Pix the Cat Review – The cat’s meow?

It’s no secret that the internet loves cats. a quick google search for cats brings up a megazillion (note: this number may not exist) images of cute cats and it generally leads to everybody losing their shit in a tidal wave of “AWWWWW” and “Isn’t it cute?!?!?!”. To test my hypothesis may I present exhibit A;


If you think this cat is cute, please leave a comment

Back to the task at hand. Today’s review is of a cat that will not win a prize for the world’s best looking cat; ‘Pix the Cat’.

Can an indie puzzle game truly be something that you can lord over your Xbox One owning friends? Or is best suited to be minced into a tin of premium cat food?

As I alluded to in my (not always entirely relevant) intro ‘Pix the Cat’ is another indie title that; while good looking, is not the game that you will instantly go for when showing off your new hardware. This is not to say that Pix is an ugly game, far from it. When it gets going there are a multitude of effects that it throws at the player; from neon to negative and everything in-between; it is always a joy to watch. If not technically mind blowing.


Pix always begins with the titular character playing his own video game. As you play through one level you’ll see the next somewhere in the maze (albeit smaller than your play area) as you progress ‘deeper’ into the game the character will literally go deeper. It’s all very Chris Nolan and is only the beginning of the games attempts to differentiate itself from it’s very obvious inspirations.

This is more than merely a gimmick however. Pasta Games have made it an intricate part of the game, there are mazes that are impossible to complete purrfectly without going between levels. It creates an environment in that the player must think laterally to succeed. It’s a mechanic that is so eloquent in it’s execution it had me asking the question ‘why has no-one thought of this before?’ and I can think of no better compliment than that…it’s often a question asked of a great idea.

All the way to the moon.

There is no getting around the art style being very reminiscent of SEGA’s ‘Chu Chu Rocket’. Likewise the premise is also very similar; you control ‘Pix’ a cat who seems to have an obsession with hatching duck eggs and bringing the ducklings to safety.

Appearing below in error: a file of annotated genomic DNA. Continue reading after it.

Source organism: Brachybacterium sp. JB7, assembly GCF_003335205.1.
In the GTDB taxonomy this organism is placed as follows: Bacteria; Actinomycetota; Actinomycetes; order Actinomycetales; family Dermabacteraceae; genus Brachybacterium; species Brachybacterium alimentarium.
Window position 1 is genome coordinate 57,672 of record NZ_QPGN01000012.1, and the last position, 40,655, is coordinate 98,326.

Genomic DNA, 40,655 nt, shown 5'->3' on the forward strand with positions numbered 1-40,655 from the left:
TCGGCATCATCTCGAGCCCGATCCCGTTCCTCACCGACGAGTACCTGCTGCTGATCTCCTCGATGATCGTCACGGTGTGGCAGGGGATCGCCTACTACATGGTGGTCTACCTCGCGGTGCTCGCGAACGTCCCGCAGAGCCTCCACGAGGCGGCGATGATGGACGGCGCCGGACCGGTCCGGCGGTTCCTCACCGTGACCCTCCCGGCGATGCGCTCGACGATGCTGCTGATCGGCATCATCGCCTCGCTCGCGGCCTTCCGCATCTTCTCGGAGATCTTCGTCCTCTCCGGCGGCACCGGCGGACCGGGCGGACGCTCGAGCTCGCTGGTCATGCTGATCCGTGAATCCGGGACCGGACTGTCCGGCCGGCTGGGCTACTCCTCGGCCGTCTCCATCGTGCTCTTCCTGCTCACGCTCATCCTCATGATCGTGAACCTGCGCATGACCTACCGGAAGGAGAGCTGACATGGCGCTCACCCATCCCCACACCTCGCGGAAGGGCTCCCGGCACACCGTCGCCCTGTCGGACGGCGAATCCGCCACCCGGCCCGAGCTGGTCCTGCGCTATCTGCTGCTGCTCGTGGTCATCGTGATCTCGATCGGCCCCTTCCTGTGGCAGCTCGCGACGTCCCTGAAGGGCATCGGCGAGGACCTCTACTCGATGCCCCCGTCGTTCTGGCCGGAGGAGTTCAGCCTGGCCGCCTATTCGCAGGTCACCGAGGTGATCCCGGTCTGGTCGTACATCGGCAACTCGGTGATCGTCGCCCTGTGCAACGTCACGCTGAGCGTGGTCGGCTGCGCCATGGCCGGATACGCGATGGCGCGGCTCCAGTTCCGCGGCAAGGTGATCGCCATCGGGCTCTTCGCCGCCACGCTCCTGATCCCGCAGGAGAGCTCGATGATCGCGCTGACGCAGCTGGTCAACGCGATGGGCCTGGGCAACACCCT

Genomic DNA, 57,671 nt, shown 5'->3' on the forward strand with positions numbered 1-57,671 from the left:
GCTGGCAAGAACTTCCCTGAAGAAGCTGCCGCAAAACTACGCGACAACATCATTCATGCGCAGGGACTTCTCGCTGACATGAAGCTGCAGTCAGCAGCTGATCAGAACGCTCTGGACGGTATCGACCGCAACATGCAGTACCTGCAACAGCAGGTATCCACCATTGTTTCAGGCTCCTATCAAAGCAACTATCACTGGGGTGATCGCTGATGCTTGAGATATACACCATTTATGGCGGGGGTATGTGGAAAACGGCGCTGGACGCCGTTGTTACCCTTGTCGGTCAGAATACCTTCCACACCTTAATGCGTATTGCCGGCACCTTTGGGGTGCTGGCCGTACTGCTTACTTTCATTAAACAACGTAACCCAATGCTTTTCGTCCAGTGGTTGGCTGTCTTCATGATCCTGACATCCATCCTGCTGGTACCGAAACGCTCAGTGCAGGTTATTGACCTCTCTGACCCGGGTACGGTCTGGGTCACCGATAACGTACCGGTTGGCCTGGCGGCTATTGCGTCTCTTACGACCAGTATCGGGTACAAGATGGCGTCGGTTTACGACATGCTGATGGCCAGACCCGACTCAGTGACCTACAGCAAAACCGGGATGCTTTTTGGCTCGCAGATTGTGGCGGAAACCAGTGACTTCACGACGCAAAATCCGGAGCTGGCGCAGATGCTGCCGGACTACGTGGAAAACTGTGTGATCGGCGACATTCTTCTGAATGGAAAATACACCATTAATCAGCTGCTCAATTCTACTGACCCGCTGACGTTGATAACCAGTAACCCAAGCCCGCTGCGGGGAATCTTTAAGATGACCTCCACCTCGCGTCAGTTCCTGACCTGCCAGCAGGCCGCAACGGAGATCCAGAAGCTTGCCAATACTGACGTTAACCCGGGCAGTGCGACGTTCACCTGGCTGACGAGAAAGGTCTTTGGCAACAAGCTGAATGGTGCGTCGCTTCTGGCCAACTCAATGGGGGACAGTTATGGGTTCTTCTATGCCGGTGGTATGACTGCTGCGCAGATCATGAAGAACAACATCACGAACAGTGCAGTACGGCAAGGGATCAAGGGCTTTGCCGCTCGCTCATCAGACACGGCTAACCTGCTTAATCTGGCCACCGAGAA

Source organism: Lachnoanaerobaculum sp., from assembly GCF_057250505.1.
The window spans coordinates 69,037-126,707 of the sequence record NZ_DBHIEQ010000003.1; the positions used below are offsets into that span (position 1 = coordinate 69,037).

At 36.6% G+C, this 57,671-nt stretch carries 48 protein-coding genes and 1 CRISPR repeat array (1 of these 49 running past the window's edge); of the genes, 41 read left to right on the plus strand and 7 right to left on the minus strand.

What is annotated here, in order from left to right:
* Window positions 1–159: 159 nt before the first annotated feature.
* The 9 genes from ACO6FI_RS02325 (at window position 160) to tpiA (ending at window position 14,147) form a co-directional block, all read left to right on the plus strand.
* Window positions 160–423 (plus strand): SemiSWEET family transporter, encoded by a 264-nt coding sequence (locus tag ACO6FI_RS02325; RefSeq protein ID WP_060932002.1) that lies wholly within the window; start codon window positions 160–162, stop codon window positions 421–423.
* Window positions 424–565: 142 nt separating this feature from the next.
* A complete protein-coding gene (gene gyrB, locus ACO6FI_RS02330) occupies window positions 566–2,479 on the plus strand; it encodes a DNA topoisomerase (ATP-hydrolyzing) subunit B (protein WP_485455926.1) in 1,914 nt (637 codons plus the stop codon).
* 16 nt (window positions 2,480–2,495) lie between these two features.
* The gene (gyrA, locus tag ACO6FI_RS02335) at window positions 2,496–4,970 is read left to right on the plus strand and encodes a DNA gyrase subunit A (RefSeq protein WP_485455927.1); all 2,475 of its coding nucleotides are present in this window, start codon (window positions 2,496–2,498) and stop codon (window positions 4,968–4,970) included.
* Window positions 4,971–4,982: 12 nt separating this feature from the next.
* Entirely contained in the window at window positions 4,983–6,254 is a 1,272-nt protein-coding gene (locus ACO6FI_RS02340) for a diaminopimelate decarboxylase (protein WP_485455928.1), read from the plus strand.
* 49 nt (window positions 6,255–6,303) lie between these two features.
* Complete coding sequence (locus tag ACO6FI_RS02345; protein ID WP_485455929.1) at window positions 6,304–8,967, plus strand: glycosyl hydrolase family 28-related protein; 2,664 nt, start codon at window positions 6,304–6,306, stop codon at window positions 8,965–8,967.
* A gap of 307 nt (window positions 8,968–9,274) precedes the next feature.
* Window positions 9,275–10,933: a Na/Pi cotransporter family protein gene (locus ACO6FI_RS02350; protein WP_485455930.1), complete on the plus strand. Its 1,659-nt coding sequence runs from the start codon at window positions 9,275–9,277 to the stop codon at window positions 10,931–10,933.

So far so ‘Chu Chu’ right?

Two for one puzzle games…

Pasta Games have taken the base from the best puzzle game of the past 15 years and added elements from THE greatest mobile game ever; snake. As Pix hatches the eggs the ducklings form a tail behind him; he must never touch his own tail or indeed the walls.

To complicate the formula further; in order to gain maximum marks (and a kickass soundbyte “PUUUURRRRFECT”) the player must hatch every egg on the level before bring the ducklings to safety. The more purrfects you achieve the faster Pix will move and the more points you can build.

There are other mechanics that Pasta Games have incorporated into their game; if you time your turns right Pix will receive a short boost of speed, some levels are very simple mazes that allow the player to build up maximum speed and enter “Fever Time”. This leads to a mental speed boost and bonus multiplier, this will stay with the player until they make a mistake. The better you play the longer you have this for and the higher your score can go.

Three is the perfectionist number…

The final piece to Pix’s puzzle is the influence of the greatest game ever; ‘Pac-man’. With every level you’ll be met by a maze with a very obvious path to follow. This path is never the most efficient one though. The player must use all their ingenuity to find the most efficient path while keeping in mind the number of ducklings and compensating for the space that will occupy.

It’s a fine balancing act and it rewards risk taking unlike any other game I could name.

With this fine balance comes great risk; as I learned my preferred routes through the levels I began pushing the boundaries by timing my turns against the walls in an attempt to kick start “Fever Time” earlier to maximise my scoring potential. Time after time though I pushed too hard and made a costly error that cost my score in the end. Eventually though my pushing paid off; I completed a purrfect run and got a mega score!

It’s all about purrfection.

8 out of 10 cats prefer…

As with all great puzzle games, the description is all very “easier said than done”; one mistake will knock you back to x0 multiplier and Pix back to his slowest movement speed – this obviously will have a knock on effect on you score.

Pasta games give you three minutes in order to prove your mettle. They have provided you with everything you’ll need to rack up mental scores, a simple premise with hidden depths, numerous mechanics to build up your multiplier and; most importantly of all, a control scheme that ties everything together with it’s poise and simplicity.

In this game when you make a mistake…it’s on you.

In closing

‘Pix the Cat’ is a very welcome inclusion to the school of console puzzle games. It is technically above and beyond every other puzzle game of recent years. Like all the classic puzzle games Pix hides it’s complexity beneath a veil of simplicity. As a result it’s a game that rewards player experimentation with tangible reward and; above all else, a game that is simply one of the best this year – another coup for Sony in the indie war of 2014.

To Pasta Games credit they have taken a game that is very much a product of it’s inspirations and somehow created a title that feels fresh, innovative and challenging. Because of it’s byte-sized nature it is also very compulsive…

…if you excuse me i have a free 3 minutes.

9/10 – do download (it’s free on PS plus)


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